Why we need to talk about whiteness

Conversations about race and justice should happen outside of university sponsored discussions

When I found out that Karen B.K. Chan, a sex and emotional literacy educator, was coming to Mt. A to talk about whiteness, I got really excited. During class, we were talking about the importance of acknowledging racism when I, audibly exasperated, said “Thank fuck” in front of everyone – heads turned, eyes widened and my professor laughed.

As someone who is a biracial Filipino person, I am constantly alternating between feeling confident and feeling doubtful. My identity wavers because higher education wasn’t created for people of colour, so it’s oftentimes easier to stop speaking up on my discomfort. I was on the doubtful side of the pendulum, so Chans’s Why Do We Have To Talk About Whiteness? discussion was something to look forward to after feeling pretty otherly these past few weeks.

My fear going into the discussion was that it was going to be a crash course on allyship; truthfully, it may have acted as such. Mt. A, like many universities, is a predominately white school so, demographically speaking, more white people attended. Still, the concentration of white people made me feel uncomfortable, even though I have walked into the room many times before as one of few people of colour.

Although this talk primarily discussed ideas around race, it didn’t really have much to do with non-white students. I felt that a lot of what was being talked about was something that I feel on the day to day, but put into simpler terms for the white audience to understand at a basic level.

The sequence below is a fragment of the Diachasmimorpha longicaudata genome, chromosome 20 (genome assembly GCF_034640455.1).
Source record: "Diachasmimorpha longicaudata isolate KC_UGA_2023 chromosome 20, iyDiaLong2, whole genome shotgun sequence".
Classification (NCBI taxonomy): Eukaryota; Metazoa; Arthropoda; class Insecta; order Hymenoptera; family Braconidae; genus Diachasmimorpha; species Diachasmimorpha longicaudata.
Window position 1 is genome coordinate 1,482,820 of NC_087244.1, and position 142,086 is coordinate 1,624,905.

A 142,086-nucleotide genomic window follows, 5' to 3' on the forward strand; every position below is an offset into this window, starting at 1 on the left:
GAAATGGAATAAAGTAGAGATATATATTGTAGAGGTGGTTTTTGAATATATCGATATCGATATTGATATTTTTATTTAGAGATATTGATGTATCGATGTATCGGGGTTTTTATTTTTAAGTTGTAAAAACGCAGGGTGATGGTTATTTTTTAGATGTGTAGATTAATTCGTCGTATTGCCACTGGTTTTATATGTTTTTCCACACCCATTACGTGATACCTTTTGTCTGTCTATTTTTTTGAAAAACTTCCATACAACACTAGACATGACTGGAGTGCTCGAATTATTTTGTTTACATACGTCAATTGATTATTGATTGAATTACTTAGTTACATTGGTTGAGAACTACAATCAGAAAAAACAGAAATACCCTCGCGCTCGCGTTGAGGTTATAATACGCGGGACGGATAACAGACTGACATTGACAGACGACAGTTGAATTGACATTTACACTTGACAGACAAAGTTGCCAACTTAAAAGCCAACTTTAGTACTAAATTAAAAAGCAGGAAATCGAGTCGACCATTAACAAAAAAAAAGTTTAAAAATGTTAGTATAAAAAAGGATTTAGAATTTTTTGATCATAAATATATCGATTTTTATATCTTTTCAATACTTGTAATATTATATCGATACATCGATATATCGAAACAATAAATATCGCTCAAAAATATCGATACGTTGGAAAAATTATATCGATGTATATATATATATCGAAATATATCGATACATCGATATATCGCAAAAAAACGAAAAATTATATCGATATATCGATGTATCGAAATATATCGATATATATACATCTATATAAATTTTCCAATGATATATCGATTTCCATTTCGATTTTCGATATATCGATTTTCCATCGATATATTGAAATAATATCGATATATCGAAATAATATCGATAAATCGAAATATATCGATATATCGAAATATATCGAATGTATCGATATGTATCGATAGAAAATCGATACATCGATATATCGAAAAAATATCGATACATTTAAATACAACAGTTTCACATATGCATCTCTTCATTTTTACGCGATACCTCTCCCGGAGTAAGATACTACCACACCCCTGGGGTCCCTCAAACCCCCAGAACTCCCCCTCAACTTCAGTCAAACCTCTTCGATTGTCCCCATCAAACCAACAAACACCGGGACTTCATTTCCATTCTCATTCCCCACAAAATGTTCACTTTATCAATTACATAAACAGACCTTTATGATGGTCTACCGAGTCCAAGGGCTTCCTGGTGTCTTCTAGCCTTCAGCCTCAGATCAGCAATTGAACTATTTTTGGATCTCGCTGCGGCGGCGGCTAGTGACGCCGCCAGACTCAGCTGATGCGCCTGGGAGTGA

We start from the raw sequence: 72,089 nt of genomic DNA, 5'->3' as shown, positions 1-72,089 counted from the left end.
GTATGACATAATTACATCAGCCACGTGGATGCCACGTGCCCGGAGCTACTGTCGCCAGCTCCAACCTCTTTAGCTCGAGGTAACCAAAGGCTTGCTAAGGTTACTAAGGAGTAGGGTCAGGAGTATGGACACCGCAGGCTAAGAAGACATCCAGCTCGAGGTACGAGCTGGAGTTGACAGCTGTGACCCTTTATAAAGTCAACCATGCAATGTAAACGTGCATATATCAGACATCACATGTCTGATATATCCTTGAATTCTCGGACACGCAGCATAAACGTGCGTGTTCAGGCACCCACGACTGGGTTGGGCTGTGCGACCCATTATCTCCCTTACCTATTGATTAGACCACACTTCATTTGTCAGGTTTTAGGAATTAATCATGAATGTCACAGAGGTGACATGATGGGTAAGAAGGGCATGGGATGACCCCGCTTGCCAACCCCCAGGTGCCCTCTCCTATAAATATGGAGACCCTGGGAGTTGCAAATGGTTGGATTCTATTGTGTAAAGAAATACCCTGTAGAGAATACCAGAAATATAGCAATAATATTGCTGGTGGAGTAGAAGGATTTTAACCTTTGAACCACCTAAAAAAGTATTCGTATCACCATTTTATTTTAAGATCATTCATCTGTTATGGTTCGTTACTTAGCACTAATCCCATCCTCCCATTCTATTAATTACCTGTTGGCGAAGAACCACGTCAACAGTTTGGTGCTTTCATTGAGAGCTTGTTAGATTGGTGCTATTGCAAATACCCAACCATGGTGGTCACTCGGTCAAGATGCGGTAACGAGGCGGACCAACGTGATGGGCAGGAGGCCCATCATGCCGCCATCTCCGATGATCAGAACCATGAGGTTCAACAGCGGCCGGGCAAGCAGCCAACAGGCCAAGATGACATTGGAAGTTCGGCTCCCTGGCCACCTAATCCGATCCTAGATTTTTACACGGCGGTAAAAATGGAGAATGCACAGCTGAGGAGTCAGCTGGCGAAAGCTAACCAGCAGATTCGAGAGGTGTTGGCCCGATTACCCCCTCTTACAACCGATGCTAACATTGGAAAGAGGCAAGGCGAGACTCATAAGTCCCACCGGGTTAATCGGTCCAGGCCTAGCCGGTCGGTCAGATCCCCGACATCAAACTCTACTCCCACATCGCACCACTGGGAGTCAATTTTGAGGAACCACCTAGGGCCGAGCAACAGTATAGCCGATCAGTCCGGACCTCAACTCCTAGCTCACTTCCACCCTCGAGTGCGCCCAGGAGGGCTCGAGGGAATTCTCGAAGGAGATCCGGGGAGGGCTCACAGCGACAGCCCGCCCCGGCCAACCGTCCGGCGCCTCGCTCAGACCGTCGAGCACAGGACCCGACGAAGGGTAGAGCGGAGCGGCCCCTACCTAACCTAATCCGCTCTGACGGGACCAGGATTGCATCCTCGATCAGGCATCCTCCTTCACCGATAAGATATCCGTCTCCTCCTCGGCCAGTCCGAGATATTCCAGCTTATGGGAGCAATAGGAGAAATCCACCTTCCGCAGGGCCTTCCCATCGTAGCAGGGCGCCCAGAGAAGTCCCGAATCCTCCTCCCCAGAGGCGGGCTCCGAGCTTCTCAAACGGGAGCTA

Perhaps I am cynical, but I feel as though this discussion was for the white-dominated faculty and student union. The event came across as one of the many workshops and talks the University holds to cancel out its racist actions that will inevitably come to the surface.

An email went out to every student at Mt. A and there were still empty seats in the auditorium. That is just a matter of privilege in most cases. Some students have to work or study, I understand. But regardless of these time commitments, students who are white didn’t have the same obligation to go because they can continue their lives never acknowledging racial disparities. They didn’t give Chan their time because it just didn’t interest them enough. On one hand, I want to thank all the white students for coming and finding a way to think about their advantages in society. But also, is sitting in on a talk and raising your hand all the time the best we can do? Let people of colour into the space to speak through the silence that has historically persisted through institutions like Mt. A.

Everyone should be aware of the racism and advantages of various identities. But it needs to happen independently of the institution, which is the oppressor to the very people it is “trying” to aid with these anti-inflammatory discussions. I wish the talk was entitled We Need To Talk about Whiteness, rather than proposing the question as “why we have to.” We are in a dire political climate that demands socioracial conversation. Conversations surrounding whiteness must take place outside of Crabtree M14.

But thank fuck, there is some kind of discourse.

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